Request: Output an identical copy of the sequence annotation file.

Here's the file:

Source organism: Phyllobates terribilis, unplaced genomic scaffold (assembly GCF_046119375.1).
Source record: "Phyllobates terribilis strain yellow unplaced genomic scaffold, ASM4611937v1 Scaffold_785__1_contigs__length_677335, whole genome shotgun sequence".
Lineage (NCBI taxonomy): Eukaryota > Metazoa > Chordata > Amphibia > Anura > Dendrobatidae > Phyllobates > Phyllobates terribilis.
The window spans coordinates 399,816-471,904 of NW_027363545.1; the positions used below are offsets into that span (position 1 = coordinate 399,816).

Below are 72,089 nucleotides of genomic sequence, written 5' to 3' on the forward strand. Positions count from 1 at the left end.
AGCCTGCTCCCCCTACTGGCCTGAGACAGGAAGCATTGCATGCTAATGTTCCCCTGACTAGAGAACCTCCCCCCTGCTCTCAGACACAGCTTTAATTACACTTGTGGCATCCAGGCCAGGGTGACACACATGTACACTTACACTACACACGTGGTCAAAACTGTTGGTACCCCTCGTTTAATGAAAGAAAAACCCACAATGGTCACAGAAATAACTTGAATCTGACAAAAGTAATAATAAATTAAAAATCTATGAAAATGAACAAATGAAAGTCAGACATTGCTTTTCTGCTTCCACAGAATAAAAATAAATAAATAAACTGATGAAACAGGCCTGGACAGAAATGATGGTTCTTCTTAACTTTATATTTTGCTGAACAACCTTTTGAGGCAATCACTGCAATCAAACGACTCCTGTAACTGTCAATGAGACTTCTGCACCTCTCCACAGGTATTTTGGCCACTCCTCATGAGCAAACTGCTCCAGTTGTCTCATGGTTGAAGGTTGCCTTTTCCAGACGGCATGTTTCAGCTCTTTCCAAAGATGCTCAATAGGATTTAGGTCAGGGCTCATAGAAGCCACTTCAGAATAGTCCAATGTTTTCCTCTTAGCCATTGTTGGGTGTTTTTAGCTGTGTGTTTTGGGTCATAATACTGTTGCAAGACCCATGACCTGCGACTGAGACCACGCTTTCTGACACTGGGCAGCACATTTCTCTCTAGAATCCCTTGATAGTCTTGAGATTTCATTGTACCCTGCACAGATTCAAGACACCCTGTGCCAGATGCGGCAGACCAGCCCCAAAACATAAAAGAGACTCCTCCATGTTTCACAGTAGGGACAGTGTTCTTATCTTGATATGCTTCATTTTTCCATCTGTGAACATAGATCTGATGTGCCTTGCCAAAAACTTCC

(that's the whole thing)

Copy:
Source organism: Phyllobates terribilis, unplaced genomic scaffold (assembly GCF_046119375.1).
Source record: "Phyllobates terribilis strain yellow unplaced genomic scaffold, ASM4611937v1 Scaffold_785__1_contigs__length_677335, whole genome shotgun sequence".
Lineage (NCBI taxonomy): Eukaryota > Metazoa > Chordata > Amphibia > Anura > Dendrobatidae > Phyllobates > Phyllobates terribilis.
The window spans coordinates 399,816-471,904 of NW_027363545.1; the positions used below are offsets into that span (position 1 = coordinate 399,816).

Below are 72,089 nucleotides of genomic sequence, written 5' to 3' on the forward strand. Positions count from 1 at the left end.
AGCCTGCTCCCCCTACTGGCCTGAGACAGGAAGCATTGCATGCTAATGTTCCCCTGACTAGAGAACCTCCCCCCTGCTCTCAGACACAGCTTTAATTACACTTGTGGCATCCAGGCCAGGGTGACACACATGTACACTTACACTACACACGTGGTCAAAACTGTTGGTACCCCTCGTTTAATGAAAGAAAAACCCACAATGGTCACAGAAATAACTTGAATCTGACAAAAGTAATAATAAATTAAAAATCTATGAAAATGAACAAATGAAAGTCAGACATTGCTTTTCTGCTTCCACAGAATAAAAATAAATAAATAAACTGATGAAACAGGCCTGGACAGAAATGATGGTTCTTCTTAACTTTATATTTTGCTGAACAACCTTTTGAGGCAATCACTGCAATCAAACGACTCCTGTAACTGTCAATGAGACTTCTGCACCTCTCCACAGGTATTTTGGCCACTCCTCATGAGCAAACTGCTCCAGTTGTCTCATGGTTGAAGGTTGCCTTTTCCAGACGGCATGTTTCAGCTCTTTCCAAAGATGCTCAATAGGATTTAGGTCAGGGCTCATAGAAGCCACTTCAGAATAGTCCAATGTTTTCCTCTTAGCCATTGTTGGGTGTTTTTAGCTGTGTGTTTTGGGTCATAATACTGTTGCAAGACCCATGACCTGCGACTGAGACCACGCTTTCTGACACTGGGCAGCACATTTCTCTCTAGAATCCCTTGATAGTCTTGAGATTTCATTGTACCCTGCACAGATTCAAGACACCCTGTGCCAGATGCGGCAGACCAGCCCCAAAACATAAAAGAGACTCCTCCATGTTTCACAGTAGGGACAGTGTTCTTATCTTGATATGCTTCATTTTTCCATCTGTGAACATAGATCTGATGTGCCTTGCCAAAAACTTCC